We measure prosperity by production, not by work, and we measure production by value, by what people are willing to pay for what is produced.
That seems to vindicate the worst aspect of consumerism, that what we buy is more important to the grand scheme of things than what we do, which is important only insofar as it it gives us purchasing power. But this is the implicit ideology of the wage system, which makes all forms of work commensurable; this is the "foolish arrangement" that makes employment the "main source of claims on production." Consumerism -- a society devoted to circulating goods for the sheer sake of their circulation, which produces "value" (where Marxist "valorization" occurs) -- inevitably follows from a system that abstracts labor from its context, from the satisfactions it supplies to the worker and from the needs it ultimately satisfies. Consumerist values -- novelty, convenience, daydreaming, vicariousness, passivity, obsessive collecting -- all follow from this.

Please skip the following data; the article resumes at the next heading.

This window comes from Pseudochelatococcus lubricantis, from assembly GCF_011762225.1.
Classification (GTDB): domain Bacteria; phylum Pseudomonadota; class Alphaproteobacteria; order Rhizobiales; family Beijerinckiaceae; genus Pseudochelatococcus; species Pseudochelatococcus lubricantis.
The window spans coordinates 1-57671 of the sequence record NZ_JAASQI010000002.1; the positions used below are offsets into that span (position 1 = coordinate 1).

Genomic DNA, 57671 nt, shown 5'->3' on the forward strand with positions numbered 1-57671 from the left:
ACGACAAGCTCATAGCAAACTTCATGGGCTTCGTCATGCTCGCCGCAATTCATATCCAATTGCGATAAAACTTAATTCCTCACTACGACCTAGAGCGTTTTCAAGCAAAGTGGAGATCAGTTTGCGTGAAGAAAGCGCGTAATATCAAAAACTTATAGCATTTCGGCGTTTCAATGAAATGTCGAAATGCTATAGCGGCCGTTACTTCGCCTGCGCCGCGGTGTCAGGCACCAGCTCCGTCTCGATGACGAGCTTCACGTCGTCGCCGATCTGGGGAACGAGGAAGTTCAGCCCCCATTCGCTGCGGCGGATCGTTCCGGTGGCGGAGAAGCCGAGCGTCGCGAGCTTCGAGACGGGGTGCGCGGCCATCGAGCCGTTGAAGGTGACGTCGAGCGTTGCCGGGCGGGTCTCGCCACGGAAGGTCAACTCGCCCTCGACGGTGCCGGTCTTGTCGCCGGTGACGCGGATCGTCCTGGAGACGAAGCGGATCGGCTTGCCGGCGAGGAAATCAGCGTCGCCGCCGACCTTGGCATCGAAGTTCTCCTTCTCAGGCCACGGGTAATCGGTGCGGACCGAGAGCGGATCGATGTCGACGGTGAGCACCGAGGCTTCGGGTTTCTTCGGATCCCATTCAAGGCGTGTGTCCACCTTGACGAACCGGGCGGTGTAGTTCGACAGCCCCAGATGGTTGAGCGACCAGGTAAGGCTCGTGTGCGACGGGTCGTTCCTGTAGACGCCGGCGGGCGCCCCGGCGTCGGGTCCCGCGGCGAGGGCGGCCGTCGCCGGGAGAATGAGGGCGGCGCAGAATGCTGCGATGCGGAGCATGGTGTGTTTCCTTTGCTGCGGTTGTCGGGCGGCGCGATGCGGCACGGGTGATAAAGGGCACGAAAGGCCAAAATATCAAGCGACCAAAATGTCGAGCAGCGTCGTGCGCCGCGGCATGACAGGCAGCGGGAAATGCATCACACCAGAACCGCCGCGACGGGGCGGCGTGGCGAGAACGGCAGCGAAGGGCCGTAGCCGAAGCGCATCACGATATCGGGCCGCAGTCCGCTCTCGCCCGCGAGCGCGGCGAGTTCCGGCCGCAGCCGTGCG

When Waldman suggests that "the ability to confer value through purchase could be distributed via means other than employment," he seems to be hinting at the possibility of a social wage, of something akin to universal welfare payments -- an idea almost unthinkable in the current ideological environment. But it may be the only way we escape a system that reduces all forms of value to expressions of individual consumer preference and that allows us to conceive of prosperity without people doing anything.